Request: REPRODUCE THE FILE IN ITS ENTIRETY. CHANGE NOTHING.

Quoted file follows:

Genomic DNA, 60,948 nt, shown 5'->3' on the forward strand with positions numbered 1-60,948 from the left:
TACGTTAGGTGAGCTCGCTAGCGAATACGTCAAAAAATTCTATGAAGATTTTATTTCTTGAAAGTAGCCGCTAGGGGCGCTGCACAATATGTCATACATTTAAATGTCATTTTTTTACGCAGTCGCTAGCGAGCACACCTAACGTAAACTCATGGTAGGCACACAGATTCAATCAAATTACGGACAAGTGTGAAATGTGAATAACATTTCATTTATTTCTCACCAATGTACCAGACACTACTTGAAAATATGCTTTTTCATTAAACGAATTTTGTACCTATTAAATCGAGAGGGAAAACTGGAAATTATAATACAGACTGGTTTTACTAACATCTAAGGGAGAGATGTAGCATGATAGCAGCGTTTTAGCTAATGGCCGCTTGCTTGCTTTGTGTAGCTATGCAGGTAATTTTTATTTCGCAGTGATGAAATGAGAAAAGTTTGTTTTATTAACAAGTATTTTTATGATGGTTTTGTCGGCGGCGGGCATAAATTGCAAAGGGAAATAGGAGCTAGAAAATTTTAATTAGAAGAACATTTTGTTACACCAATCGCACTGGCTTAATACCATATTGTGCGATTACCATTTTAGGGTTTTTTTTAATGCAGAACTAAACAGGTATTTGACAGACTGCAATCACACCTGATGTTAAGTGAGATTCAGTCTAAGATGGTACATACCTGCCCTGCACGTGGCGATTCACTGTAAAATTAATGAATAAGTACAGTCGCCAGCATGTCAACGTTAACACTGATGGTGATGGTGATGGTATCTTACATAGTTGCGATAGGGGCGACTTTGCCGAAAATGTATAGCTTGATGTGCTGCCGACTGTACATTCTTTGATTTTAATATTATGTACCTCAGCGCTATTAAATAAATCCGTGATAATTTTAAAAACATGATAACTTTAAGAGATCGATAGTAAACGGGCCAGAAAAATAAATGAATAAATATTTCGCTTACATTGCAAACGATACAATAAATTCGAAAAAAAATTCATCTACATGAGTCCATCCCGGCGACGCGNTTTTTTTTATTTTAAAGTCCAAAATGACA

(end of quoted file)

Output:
Genomic DNA, 60,948 nt, shown 5'->3' on the forward strand with positions numbered 1-60,948 from the left:
TACGTTAGGTGAGCTCGCTAGCGAATACGTCAAAAAATTCTATGAAGATTTTATTTCTTGAAAGTAGCCGCTAGGGGCGCTGCACAATATGTCATACATTTAAATGTCATTTTTTTACGCAGTCGCTAGCGAGCACACCTAACGTAAACTCATGGTAGGCACACAGATTCAATCAAATTACGGACAAGTGTGAAATGTGAATAACATTTCATTTATTTCTCACCAATGTACCAGACACTACTTGAAAATATGCTTTTTCATTAAACGAATTTTGTACCTATTAAATCGAGAGGGAAAACTGGAAATTATAATACAGACTGGTTTTACTAACATCTAAGGGAGAGATGTAGCATGATAGCAGCGTTTTAGCTAATGGCCGCTTGCTTGCTTTGTGTAGCTATGCAGGTAATTTTTATTTCGCAGTGATGAAATGAGAAAAGTTTGTTTTATTAACAAGTATTTTTATGATGGTTTTGTCGGCGGCGGGCATAAATTGCAAAGGGAAATAGGAGCTAGAAAATTTTAATTAGAAGAACATTTTGTTACACCAATCGCACTGGCTTAATACCATATTGTGCGATTACCATTTTAGGGTTTTTTTTAATGCAGAACTAAACAGGTATTTGACAGACTGCAATCACACCTGATGTTAAGTGAGATTCAGTCTAAGATGGTACATACCTGCCCTGCACGTGGCGATTCACTGTAAAATTAATGAATAAGTACAGTCGCCAGCATGTCAACGTTAACACTGATGGTGATGGTGATGGTATCTTACATAGTTGCGATAGGGGCGACTTTGCCGAAAATGTATAGCTTGATGTGCTGCCGACTGTACATTCTTTGATTTTAATATTATGTACCTCAGCGCTATTAAATAAATCCGTGATAATTTTAAAAACATGATAACTTTAAGAGATCGATAGTAAACGGGCCAGAAAAATAAATGAATAAATATTTCGCTTACATTGCAAACGATACAATAAATTCGAAAAAAAATTCATCTACATGAGTCCATCCCGGCGACGCGNTTTTTTTTATTTTAAAGTCCAAAATGACA